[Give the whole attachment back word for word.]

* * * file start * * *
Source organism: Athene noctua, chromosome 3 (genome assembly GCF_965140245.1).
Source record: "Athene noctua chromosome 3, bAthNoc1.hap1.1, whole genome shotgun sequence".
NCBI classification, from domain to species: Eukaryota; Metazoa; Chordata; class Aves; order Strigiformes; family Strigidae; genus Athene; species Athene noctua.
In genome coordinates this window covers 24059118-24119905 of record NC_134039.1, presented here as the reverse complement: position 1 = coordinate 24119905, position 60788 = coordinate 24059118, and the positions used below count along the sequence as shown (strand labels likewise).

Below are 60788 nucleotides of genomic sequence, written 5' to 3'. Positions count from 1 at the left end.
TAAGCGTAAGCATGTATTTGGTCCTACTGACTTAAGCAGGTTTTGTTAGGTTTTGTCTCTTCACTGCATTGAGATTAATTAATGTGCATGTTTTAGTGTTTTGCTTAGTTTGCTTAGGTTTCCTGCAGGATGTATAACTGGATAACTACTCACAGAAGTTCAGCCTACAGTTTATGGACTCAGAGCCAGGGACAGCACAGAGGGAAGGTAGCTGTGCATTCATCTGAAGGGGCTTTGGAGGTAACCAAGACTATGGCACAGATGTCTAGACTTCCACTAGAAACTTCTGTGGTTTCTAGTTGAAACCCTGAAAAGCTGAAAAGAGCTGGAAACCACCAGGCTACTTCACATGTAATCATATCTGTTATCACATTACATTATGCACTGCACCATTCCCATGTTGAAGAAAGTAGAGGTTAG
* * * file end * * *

Source organism: Athene noctua, chromosome 3 (genome assembly GCF_965140245.1).
Source record: "Athene noctua chromosome 3, bAthNoc1.hap1.1, whole genome shotgun sequence".
NCBI classification, from domain to species: Eukaryota; Metazoa; Chordata; class Aves; order Strigiformes; family Strigidae; genus Athene; species Athene noctua.
In genome coordinates this window covers 24059118-24119905 of record NC_134039.1, presented here as the reverse complement: position 1 = coordinate 24119905, position 60788 = coordinate 24059118, and the positions used below count along the sequence as shown (strand labels likewise).

Below are 60788 nucleotides of genomic sequence, written 5' to 3'. Positions count from 1 at the left end.
TAAGCGTAAGCATGTATTTGGTCCTACTGACTTAAGCAGGTTTTGTTAGGTTTTGTCTCTTCACTGCATTGAGATTAATTAATGTGCATGTTTTAGTGTTTTGCTTAGTTTGCTTAGGTTTCCTGCAGGATGTATAACTGGATAACTACTCACAGAAGTTCAGCCTACAGTTTATGGACTCAGAGCCAGGGACAGCACAGAGGGAAGGTAGCTGTGCATTCATCTGAAGGGGCTTTGGAGGTAACCAAGACTATGGCACAGATGTCTAGACTTCCACTAGAAACTTCTGTGGTTTCTAGTTGAAACCCTGAAAAGCTGAAAAGAGCTGGAAACCACCAGGCTACTTCACATGTAATCATATCTGTTATCACATTACATTATGCACTGCACCATTCCCATGTTGAAGAAAGTAGAGGTTAG